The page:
BACKGROUND: The pathophysiology of excessive premature coronary heart disease mortality among South Asians living in Britain remains unclear. We hypothesized that higher measures of arterial stiffness among South Asians compared with their white European counterparts would reflect an earlier progression of atherosclerosis, even in the absence of established coronary heart disease risk indices. METHODS: Arterial stiffness was measured by digital volume pulse photoplethysmography in 90 healthy South Asians and compared with 62 matched white Europeans in a temperature-controlled environment using a direct, standardized approach. RESULTS: Both ethnic groups were comparable for coronary heart disease risk profiles and had similar 10-year coronary heart disease risk estimates, but South Asians had a greater mean (SD) stiffness index compared with white Europeans [9.39 (0.22) vs. 8.43 (0.23) m/s; P = 0.007]. On linear regression analysis, mean arterial blood pressure (beta = 0.06; P = 0.03) and age (beta = 0.11; P = 0.002) were independent predictors of arterial stiffness in South Asians. Among white Europeans, age was an independent predictor of arterial stiffness (beta = 0.05; P = 0.01). CONCLUSION: Healthy South Asians have increased systemic arterial stiffness measured by stiffness index compared with white Europeans. There was an adverse and disproportional impact of age and mean arterial pressure on the vascular system in South Asians. Increased indices of arterial stiffness may explain their increased susceptibility to coronary heart disease.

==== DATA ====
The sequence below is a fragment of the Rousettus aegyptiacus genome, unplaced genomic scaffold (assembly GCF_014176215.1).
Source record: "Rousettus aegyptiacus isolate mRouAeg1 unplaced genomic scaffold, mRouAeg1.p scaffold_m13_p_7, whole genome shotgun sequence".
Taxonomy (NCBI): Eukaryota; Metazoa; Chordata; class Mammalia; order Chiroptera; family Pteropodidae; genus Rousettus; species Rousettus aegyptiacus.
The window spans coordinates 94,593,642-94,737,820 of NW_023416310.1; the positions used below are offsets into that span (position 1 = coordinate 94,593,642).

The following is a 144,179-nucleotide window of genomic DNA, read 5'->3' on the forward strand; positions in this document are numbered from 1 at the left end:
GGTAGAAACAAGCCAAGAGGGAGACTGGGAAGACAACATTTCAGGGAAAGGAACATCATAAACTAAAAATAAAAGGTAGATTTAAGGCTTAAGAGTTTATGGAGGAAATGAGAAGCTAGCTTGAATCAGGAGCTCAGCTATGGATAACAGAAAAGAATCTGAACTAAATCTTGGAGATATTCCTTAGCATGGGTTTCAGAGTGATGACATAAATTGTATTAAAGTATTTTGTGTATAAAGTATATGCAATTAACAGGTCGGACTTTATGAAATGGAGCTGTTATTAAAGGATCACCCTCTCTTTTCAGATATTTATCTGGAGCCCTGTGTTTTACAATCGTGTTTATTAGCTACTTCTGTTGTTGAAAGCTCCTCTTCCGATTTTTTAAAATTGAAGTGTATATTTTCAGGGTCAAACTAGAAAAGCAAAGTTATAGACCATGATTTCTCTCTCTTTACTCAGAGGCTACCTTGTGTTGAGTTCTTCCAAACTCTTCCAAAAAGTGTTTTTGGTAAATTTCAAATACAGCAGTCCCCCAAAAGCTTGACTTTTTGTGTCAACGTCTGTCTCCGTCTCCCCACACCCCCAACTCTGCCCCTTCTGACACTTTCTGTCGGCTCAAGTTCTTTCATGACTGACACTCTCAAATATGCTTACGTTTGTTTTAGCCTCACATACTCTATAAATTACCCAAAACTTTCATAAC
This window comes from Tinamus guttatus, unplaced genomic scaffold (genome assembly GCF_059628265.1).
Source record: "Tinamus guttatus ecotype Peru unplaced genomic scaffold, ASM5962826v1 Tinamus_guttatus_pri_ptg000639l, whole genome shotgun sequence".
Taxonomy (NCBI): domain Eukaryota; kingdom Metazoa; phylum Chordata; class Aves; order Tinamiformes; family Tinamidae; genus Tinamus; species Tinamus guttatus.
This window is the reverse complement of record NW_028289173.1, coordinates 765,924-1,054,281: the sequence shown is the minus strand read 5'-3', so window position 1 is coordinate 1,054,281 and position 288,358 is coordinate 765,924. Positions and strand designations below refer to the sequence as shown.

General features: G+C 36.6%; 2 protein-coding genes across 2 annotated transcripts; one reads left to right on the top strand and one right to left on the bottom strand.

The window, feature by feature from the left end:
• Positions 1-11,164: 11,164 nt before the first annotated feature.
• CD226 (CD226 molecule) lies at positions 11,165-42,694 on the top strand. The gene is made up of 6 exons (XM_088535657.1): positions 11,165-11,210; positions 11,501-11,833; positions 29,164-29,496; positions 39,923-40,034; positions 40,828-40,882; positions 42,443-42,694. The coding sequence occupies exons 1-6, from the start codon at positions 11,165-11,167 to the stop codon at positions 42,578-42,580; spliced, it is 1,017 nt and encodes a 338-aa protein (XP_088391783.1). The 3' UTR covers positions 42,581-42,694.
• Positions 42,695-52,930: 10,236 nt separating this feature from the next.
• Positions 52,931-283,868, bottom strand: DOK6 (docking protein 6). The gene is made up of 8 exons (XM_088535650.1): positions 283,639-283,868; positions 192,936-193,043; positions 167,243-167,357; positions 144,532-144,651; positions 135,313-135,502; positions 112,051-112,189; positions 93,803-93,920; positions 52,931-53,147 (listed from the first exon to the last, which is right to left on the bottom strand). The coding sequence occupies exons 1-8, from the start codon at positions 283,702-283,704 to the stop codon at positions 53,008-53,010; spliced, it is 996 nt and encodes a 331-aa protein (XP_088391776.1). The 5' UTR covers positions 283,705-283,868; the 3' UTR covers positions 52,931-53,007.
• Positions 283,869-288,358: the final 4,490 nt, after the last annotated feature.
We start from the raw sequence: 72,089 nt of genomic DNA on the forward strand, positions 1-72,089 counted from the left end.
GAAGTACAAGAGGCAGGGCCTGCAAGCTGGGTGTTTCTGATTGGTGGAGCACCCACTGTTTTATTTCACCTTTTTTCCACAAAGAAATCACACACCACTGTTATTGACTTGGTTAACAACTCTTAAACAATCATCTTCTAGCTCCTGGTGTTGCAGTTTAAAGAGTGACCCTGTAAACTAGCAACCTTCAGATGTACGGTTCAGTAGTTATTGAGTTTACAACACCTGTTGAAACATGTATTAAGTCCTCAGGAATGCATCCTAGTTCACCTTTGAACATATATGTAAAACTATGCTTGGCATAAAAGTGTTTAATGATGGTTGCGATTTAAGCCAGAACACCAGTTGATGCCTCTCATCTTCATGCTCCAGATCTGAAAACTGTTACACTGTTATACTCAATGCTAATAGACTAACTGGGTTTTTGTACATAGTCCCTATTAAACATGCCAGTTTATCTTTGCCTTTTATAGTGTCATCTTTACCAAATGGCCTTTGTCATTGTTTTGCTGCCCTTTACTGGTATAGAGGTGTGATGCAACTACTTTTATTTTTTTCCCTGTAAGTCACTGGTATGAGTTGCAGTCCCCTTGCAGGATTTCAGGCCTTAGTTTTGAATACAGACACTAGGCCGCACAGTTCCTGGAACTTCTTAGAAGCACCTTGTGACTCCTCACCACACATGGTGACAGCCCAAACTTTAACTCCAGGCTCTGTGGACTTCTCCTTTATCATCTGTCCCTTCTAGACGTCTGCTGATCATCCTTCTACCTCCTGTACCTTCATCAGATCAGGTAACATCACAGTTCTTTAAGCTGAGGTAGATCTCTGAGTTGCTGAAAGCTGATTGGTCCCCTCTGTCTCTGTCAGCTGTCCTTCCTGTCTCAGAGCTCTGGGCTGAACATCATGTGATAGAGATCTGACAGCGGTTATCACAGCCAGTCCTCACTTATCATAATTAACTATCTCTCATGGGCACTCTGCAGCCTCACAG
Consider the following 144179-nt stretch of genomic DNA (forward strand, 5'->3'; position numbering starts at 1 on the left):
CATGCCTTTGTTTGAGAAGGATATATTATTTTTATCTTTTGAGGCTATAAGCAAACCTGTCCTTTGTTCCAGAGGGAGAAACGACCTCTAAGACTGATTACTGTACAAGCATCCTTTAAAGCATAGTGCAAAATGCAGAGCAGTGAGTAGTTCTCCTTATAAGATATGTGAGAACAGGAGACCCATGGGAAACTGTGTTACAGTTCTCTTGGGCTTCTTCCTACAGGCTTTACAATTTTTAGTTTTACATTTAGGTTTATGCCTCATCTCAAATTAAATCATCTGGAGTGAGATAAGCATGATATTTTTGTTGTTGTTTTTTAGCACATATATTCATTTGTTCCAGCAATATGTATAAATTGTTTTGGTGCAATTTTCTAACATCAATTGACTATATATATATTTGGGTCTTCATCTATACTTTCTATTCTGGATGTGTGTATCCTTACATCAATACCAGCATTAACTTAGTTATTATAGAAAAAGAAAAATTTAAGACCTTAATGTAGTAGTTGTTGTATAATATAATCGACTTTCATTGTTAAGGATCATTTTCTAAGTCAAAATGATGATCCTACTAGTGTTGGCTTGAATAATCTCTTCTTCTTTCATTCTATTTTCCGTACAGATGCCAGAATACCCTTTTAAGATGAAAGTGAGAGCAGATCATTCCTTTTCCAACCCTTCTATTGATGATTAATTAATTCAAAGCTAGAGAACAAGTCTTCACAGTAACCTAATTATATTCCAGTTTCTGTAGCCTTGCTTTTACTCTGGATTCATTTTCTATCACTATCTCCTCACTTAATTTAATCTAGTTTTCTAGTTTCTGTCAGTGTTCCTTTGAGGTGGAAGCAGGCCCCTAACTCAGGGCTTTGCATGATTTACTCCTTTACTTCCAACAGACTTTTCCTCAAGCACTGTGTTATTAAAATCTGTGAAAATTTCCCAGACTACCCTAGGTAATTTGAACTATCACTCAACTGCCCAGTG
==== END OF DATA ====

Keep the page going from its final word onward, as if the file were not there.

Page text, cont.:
|Number of pages||7|
|Journal||Journal of Hypertension|
|Publication status||Published - 1 Jul 2008|